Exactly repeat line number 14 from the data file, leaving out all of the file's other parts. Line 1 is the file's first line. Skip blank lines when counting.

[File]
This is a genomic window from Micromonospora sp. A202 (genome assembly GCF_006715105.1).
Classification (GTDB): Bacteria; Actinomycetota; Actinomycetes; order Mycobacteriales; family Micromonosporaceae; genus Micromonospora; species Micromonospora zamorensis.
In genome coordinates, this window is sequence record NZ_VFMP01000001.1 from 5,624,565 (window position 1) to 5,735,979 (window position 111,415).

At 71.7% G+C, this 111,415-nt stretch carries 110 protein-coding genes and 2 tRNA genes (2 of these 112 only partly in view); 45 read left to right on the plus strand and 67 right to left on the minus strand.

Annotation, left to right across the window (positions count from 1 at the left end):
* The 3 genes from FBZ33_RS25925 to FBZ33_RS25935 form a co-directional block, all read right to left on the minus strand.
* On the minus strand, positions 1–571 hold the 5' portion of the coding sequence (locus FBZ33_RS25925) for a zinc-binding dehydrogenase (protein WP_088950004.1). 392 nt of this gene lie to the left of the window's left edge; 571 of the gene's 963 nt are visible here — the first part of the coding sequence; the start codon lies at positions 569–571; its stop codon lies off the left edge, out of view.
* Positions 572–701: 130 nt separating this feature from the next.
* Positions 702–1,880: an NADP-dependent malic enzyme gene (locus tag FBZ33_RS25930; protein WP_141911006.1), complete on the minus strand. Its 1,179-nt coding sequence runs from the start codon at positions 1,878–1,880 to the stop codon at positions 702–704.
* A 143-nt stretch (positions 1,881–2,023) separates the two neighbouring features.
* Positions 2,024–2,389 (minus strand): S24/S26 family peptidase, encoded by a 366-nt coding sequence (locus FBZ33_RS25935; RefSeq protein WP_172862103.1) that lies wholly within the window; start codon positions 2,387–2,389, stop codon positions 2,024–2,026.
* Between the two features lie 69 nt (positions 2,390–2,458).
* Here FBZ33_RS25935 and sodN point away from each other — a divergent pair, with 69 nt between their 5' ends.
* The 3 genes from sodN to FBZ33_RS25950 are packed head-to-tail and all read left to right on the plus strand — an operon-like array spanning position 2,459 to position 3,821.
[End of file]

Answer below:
* The 3 genes from sodN to FBZ33_RS25950 are packed head-to-tail and all read left to right on the plus strand — an operon-like array spanning position 2,459 to position 3,821.